Today’s ‘Midterms’ update on Hurricanes prospect Nicolas Roy completes the series of check ins on all 17 Hurricanes prospects below the AHL level. You find the clickable menu for the previous 16 articles at the bottom of this article.
Nicolas Roy 2016-17 season capsule
Nicolas Roy had another strong campaign in junior hockey during the 2016-17 season. He has captained his team to the playoffs. He has lead his team in scoring with 36 goals and 44 assists despite playing only 53 regular season games due to time lost playing in the world juniors tournament. And he has taken another step forward in his NHL development and accomplished about all he can at the junior level. He still has a final playoff run in front of him, but he is already under contract and will make the jump to the AHL once his juniors season ends.
Interview on Nicolas Roy with Steve Kournianos from The Draft Analyst
Canes and Coffee: How would you summarize/describe Nicolas Roy’s play in during 2016-17 regular season?
Steve Kournianos: He had another solid year for Chicoutimi, which was bolstered by the addition of German Rubtsov (Flyers 2016 1st rounder). Overall, the Saguenéens are his team, and they don’t go far without him. He was logging a lot of minutes and was used in all situations, and would have been one of only a few QMJHL’ers with a 100-point season had he not missed 15 games.
Canes and Coffee: Comparing Nicolas Roy’s 2015-16 season to the current one, is there anything that jumps out at you as significantly improved or different?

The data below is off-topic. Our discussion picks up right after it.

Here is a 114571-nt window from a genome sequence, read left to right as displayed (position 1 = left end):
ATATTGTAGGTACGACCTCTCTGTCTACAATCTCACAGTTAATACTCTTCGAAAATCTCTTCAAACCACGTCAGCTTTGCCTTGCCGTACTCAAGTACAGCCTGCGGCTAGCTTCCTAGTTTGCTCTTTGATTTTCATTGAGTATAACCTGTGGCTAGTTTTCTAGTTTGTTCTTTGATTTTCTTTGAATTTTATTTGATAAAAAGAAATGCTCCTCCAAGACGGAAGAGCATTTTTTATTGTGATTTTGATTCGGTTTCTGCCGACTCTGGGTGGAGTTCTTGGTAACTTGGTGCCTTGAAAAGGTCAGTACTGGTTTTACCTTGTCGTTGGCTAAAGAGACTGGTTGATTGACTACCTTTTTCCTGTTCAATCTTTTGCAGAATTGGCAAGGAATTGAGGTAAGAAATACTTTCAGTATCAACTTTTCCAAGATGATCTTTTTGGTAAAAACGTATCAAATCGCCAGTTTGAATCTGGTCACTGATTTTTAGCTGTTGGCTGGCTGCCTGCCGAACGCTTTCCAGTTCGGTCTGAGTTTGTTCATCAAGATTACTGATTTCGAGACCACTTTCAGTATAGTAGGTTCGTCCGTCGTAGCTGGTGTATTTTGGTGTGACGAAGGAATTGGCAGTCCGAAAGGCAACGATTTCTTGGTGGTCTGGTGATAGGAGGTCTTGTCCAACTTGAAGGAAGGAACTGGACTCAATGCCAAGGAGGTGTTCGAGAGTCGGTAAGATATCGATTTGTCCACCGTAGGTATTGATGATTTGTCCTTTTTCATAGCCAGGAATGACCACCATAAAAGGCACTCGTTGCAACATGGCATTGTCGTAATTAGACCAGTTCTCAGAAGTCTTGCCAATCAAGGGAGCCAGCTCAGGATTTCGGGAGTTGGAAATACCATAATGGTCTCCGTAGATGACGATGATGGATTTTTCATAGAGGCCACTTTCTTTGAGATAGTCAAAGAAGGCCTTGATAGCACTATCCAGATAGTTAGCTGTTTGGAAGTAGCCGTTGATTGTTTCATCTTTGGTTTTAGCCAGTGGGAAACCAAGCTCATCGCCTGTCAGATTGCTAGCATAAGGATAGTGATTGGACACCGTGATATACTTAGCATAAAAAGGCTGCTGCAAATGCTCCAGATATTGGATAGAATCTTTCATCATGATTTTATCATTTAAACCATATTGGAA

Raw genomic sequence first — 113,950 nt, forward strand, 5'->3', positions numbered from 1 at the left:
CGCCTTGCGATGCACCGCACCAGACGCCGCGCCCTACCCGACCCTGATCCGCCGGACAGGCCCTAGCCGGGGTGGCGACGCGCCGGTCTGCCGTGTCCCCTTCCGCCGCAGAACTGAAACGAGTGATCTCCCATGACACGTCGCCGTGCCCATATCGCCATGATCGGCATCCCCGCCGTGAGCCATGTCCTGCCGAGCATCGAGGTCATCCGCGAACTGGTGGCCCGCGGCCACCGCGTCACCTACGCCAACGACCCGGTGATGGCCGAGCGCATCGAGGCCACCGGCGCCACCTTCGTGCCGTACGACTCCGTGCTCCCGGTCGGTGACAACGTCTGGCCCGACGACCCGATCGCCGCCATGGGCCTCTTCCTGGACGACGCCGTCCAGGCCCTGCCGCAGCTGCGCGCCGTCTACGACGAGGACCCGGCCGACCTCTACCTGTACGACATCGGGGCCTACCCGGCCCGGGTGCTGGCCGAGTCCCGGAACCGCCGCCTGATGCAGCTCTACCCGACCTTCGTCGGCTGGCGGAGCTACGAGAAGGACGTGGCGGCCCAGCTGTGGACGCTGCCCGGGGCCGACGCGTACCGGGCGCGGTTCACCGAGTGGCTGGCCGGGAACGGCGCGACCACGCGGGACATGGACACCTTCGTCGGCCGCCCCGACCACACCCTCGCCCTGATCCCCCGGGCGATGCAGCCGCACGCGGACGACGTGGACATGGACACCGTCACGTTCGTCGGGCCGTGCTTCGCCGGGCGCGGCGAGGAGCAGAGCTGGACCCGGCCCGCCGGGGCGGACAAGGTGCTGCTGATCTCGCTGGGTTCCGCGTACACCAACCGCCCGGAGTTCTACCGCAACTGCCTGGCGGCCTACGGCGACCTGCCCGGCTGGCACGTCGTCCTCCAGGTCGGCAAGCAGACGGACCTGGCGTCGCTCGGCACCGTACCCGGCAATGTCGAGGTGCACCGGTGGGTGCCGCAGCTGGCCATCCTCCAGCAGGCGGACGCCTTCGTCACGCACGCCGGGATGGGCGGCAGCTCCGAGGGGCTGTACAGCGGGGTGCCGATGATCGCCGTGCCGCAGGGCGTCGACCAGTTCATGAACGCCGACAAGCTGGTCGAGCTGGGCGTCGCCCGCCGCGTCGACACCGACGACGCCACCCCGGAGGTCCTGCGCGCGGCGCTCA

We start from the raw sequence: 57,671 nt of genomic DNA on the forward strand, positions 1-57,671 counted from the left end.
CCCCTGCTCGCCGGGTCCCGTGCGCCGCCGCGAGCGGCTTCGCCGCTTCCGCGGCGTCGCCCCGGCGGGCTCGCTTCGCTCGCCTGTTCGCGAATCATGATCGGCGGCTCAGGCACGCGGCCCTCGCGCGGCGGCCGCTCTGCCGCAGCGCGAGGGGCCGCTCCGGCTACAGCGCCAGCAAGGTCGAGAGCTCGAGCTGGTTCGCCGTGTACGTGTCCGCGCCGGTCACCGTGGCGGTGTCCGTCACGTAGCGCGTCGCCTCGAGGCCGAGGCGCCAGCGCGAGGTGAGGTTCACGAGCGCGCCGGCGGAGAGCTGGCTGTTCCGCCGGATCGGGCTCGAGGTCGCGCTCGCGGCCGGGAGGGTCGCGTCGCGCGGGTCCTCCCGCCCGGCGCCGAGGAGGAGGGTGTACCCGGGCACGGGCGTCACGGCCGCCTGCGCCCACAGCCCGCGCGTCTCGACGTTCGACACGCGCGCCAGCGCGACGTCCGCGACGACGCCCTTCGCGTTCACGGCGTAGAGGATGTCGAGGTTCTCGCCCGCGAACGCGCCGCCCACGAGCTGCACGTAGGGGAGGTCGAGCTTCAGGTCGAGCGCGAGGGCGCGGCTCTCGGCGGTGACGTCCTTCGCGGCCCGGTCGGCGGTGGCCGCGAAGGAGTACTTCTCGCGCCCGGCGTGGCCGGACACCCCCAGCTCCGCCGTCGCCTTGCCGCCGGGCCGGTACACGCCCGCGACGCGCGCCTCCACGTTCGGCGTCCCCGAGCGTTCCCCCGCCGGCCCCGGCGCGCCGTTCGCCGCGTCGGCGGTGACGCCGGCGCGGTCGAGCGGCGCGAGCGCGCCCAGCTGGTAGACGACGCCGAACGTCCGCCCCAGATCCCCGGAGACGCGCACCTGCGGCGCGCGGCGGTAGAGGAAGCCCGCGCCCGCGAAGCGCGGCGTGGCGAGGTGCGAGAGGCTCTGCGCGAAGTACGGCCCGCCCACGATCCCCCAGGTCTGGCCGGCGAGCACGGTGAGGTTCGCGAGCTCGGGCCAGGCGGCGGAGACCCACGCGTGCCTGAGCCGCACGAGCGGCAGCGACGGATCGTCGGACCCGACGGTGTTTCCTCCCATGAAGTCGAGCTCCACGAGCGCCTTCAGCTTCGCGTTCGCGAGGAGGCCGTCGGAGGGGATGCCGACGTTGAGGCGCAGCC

Steve Kournianos:Roy was more of a playmaker this year than a finisher. What stood out the most was his aggressiveness on the forecheck and using his reach to break up plays.
Canes and Coffee: What areas do you see for necessary improvement as Roy continues to develop his game for the NHL?
Steve Kournianos: Skating is improving, so it’s not as big of a concern as it was last year. Additionally, he bulked up by about 10 pounds since his draft year, and I think he’s at an ideal playing weight. Defensemen seem to be getting smaller, so I don’t think it’s imperative for him to get bigger. Playing with intensity and controlled anger is something I’d like to see more of. He’s too big and skilled to not be feared. I don’t think he intimidates anyone. Additionally, his positioning within his own zone is still a work in progress.
Canes and Coffee: From your viewpoint, what are Nicolas Roy’s prospects of making the NHL roster in his first professional season in 2017-18? What areas of his game might make it possible? What areas of his game might hold him back and require refinement at the AHL level?
Steve Kournianos: He’s a Quebec kid in a Quebec league with eyes on him since he was a kid, so he’s going to have to get used to the idea of living and playing in North Carolina. Charlotte will be a good jump off point for him so that isn’t completely freaked out when he gets his first NHL promotion. The AHL can be a violent league, so I think he needs to get used to the physicality and no-nonsense style of play. His ability to create in tight spaces with get him noticed, especially on the PP. But older opponents are going to try and intimidate him, and how he reacts to an uptick in physical abuse may determine whether or not he is NHL ready.
Canes and Coffee: Is there anything else about Nicolas Roy that Carolina Hurricanes fans might be interested to know?
Steve Kournianos: Roy’s excellent on face-offs. I’d say it’s his biggest strength in terms of intangibles. His play on the PK isn’t award worthy, but he will win a fair share of defensive zone draws.
Canes and Coffee extends a huge thank you to Steve Kournianos for sharing his ‘from the rink’ insight on Nicolas Roy with the Carolina Hurricanes hockey community.
More on Nicolas Roy plus menu of previous MIDTERMS on Hurricanes prospects
Previous articles on Hurricanes prospect Nicolas Roy include:
Our ‘Back to School’ feature on Nicolas Roy from October 6 with an interview with Chicoutimi’s general manager and head coach Yanick Jean.
If you missed them and want to catch up, you can find the other entries in the ‘Midterms’ series here: